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NASA’s Kepler Marks 1,000th Exoplanet Discovery, Uncovers More Small Worlds in Habitable Zones

NASA Kepler's Hall of Fame: Of the more than 1,000 verified planets found by NASA's Kepler Space Telescope, eight are less than twice Earth-size and in their stars' habitable zone. All eight orbit stars cooler and smaller than our sun. The search continues for Earth-size habitable zone worlds around sun-like stars.

Kepler's 8 small habitable zone planets


  • Monday, 2015 January 5 AAS Press Conference Webcast
    Exoplanets & Host Stars I
    • The Kepler Cluster Study: Toward the Ages of Stars & Their Planets
      Soren Meibom (Harvard-Smithsonian Center for Astrophysics)
    • Just Add Water? A Recipe for Earth-like Planets
      Courtney D. Dressing (Harvard-Smithsonian Center for Astrophysics)
    • The Persistence of Oceans on Earth-like Planets
      Laura Schaefer (Harvard-Smithsonian Center for Astrophysics)
    • Commentary: Exoplanets 20 Years After 51 Pegasi b
      Debra Fischer (Yale University)
  • Tuesday, 2015 January 6, 10:15 am PST
    Exoplanets & Host Stars II
    • The Kepler Q1-Q16 Planet Candidate Catalog
      Fergal Mullally (Kepler Science Office)
    • Validation of 12 Small Kepler Transiting Planets in the Habitable Zone
      Douglas A. Caldwell (SETI Institute)
    • The First 1,000,000 Classifications
      Marc Kuchner (NASA Goddard Space Flight Center)
    • First Semester Science Operations with the Gemini Planet Imager
      Marshall D. Perrin (Space Telescope Science Institute)
  • Complete NASA RELEASE 15-004.

Excerpts of NASA press release:

NASA’s Kepler Space Telescope ... to date has offered scientists an assortment of more than 4,000 candidate planets for further study -- the 1,000th of which was recently verified. [All verified planets are listed in the Kepler Discoveries Table.]

...The Kepler team also has added another 554 candidates to the roll of potential planets, six of which are near-Earth-size and orbit in the habitable zone of stars similar to our sun.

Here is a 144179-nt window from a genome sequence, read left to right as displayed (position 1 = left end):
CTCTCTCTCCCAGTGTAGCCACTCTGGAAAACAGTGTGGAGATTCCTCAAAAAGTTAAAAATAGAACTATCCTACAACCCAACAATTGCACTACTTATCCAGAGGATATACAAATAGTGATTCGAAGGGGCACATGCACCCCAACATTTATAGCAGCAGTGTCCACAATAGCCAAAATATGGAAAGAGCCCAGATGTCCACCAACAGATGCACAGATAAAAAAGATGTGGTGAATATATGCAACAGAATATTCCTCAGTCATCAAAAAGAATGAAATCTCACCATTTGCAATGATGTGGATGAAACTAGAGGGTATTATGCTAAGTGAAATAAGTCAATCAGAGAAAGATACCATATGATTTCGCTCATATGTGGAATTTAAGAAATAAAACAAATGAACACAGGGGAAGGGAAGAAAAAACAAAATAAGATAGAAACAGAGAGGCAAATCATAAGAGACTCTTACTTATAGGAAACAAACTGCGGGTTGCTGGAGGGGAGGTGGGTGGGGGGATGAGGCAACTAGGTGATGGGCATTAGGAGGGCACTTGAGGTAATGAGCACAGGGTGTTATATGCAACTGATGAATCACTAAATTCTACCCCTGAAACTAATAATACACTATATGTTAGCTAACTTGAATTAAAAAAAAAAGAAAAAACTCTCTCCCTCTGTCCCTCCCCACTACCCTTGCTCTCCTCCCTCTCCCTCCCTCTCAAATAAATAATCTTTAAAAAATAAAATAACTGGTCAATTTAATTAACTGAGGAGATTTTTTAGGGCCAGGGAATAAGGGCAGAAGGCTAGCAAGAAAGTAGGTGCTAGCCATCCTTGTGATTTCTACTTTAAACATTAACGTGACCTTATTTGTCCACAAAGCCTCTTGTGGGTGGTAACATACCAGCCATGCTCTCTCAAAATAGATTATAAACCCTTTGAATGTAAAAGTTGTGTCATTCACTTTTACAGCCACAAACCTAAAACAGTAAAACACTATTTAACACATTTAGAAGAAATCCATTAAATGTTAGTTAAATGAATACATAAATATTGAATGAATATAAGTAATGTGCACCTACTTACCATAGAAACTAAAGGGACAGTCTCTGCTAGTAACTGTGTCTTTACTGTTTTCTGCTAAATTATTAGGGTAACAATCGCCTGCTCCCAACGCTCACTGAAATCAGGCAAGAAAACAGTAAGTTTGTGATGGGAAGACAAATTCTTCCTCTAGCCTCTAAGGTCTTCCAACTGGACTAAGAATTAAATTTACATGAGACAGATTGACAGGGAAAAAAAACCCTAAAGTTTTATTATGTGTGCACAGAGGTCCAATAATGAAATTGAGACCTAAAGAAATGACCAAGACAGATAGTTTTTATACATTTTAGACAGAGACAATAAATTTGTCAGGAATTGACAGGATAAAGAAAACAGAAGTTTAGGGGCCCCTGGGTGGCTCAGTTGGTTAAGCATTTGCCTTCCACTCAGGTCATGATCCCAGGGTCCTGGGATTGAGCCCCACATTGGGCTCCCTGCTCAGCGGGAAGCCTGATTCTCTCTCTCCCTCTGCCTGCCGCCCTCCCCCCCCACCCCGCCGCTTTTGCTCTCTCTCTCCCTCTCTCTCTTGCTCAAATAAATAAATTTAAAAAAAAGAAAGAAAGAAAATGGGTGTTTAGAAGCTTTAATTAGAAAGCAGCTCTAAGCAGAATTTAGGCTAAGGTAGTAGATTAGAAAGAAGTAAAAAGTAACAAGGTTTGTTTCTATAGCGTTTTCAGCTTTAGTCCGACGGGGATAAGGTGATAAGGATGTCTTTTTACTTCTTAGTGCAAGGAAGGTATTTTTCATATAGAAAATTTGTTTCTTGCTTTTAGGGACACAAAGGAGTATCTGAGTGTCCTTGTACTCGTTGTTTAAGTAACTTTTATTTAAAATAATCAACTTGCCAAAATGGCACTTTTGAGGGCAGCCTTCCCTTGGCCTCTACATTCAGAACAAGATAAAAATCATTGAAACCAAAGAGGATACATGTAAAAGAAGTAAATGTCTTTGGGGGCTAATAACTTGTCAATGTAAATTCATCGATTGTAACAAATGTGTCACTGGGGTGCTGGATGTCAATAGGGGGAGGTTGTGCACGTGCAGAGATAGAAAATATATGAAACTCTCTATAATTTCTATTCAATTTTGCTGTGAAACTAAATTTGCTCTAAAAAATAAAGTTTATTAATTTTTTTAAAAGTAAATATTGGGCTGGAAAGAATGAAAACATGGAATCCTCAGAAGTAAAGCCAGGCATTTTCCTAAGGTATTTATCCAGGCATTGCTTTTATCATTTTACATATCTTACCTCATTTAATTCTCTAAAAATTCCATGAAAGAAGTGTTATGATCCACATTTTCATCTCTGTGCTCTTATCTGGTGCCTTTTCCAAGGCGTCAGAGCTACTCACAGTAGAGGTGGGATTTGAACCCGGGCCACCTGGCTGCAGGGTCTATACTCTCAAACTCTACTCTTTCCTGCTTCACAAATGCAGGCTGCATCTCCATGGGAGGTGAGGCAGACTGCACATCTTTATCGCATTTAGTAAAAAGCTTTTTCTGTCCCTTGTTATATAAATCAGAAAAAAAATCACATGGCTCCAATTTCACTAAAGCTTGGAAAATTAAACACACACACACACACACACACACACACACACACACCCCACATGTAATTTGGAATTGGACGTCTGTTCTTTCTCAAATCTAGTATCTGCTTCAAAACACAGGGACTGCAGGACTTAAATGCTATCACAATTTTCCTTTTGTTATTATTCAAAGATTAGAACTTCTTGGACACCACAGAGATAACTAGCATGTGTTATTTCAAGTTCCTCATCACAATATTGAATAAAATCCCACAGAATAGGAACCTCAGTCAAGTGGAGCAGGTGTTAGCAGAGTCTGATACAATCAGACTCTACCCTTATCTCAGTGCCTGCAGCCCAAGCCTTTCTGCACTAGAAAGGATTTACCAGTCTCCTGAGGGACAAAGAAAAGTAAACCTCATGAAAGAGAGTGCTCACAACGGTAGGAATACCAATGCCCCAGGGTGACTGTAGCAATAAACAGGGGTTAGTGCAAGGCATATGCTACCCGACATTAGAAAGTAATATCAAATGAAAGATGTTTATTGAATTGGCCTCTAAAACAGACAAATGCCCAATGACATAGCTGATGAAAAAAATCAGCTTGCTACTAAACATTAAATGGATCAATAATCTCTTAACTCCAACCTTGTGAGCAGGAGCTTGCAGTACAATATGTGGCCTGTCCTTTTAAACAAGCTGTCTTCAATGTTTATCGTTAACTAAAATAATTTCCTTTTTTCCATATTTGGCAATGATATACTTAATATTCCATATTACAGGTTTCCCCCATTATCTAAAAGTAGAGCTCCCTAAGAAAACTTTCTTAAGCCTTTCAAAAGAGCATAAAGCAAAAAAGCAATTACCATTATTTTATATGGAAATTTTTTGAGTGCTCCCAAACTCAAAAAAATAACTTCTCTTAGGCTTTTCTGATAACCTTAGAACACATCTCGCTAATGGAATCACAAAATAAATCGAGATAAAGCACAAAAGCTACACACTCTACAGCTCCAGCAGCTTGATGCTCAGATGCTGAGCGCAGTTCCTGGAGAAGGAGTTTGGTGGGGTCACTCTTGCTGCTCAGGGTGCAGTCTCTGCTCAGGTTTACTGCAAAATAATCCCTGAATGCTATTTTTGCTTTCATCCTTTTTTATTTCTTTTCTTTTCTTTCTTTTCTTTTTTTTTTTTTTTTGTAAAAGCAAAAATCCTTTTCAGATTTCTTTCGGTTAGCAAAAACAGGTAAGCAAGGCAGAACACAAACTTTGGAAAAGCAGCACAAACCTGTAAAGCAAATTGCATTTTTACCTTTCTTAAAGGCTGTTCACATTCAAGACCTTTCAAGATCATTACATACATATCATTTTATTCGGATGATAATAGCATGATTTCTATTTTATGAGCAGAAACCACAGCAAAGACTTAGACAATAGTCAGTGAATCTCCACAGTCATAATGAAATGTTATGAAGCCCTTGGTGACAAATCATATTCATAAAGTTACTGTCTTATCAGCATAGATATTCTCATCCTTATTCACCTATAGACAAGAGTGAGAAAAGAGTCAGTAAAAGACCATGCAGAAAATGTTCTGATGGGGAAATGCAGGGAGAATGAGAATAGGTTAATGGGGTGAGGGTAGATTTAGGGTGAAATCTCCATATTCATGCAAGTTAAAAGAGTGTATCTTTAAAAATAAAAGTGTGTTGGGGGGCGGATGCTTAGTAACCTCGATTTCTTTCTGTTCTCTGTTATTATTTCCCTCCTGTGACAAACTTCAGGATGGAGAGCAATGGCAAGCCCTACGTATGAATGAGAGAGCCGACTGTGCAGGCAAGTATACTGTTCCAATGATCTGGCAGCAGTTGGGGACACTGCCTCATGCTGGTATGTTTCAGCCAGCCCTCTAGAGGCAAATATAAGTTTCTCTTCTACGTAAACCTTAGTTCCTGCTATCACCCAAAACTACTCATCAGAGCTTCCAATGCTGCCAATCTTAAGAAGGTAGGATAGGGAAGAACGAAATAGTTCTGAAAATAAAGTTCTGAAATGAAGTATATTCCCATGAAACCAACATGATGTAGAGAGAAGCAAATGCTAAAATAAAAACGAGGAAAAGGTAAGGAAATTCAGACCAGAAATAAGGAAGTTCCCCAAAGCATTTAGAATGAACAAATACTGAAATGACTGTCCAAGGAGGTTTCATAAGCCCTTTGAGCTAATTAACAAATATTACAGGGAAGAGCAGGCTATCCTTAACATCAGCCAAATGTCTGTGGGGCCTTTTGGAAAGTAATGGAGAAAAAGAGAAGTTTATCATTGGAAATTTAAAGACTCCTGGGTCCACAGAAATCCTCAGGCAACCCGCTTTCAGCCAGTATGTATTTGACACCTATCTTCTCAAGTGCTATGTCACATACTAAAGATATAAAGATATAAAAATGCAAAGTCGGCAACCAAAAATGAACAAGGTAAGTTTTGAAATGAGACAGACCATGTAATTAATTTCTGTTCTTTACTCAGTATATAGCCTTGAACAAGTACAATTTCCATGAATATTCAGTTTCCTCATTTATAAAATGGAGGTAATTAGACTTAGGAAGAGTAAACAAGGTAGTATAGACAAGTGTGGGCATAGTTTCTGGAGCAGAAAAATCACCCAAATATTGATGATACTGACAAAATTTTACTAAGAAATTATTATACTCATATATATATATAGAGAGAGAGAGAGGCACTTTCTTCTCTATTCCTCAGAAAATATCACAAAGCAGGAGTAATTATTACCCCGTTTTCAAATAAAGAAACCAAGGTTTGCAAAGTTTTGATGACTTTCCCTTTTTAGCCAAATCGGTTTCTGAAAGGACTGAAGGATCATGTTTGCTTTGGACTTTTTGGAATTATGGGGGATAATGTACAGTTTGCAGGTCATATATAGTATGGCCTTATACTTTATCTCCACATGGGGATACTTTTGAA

Three of the newly-validated planets are located in their distant suns’ habitable zone, the range of distances from the host star where liquid water might exist on the surface of an orbiting planet. Of the three, two are likely made of rock, like Earth.

"Each result from the planet-hunting Kepler mission's treasure trove of data takes us another step closer to answering the question of whether we are alone in the Universe," said John Grunsfeld, associate administrator of NASA’s Science Mission Directorate at the agency’s headquarters in Washington. “The Kepler team and its science community continue to produce impressive results with the data from this venerable explorer."

...Two of the newly validated planets, Kepler-438b and Kepler-442b, are less than 1.5 times the diameter of Earth. Kepler-438b, 475 light-years away, is 12 percent bigger than Earth and orbits its star once every 35.2 days. Kepler-442b, 1,100 light-years away, is 33 percent bigger than Earth and orbits its star once every 112 days.

Both Kepler-438b and Kepler-442b orbit stars smaller and cooler than our sun, making the habitable zone closer to their parent star, ....

"With each new discovery of these small, possibly rocky worlds, our confidence strengthens in the determination of the true frequency of planets like Earth," said co-author Doug Caldwell, SETI Institute Kepler scientist at NASA's Ames Research Center at Moffett Field, California. "The day is on the horizon when we’ll know how common temperate, rocky planets like Earth are.”

..."Kepler collected data for four years -- long enough that we can now tease out the Earth-size candidates in one Earth-year orbits", said Fergal Mullally, SETI Institute Kepler scientist at Ames who led the analysis of a new candidate catalog. "We’re closer than we’ve ever been to finding Earth twins around other sun-like stars. These are the planets we’re looking for"....

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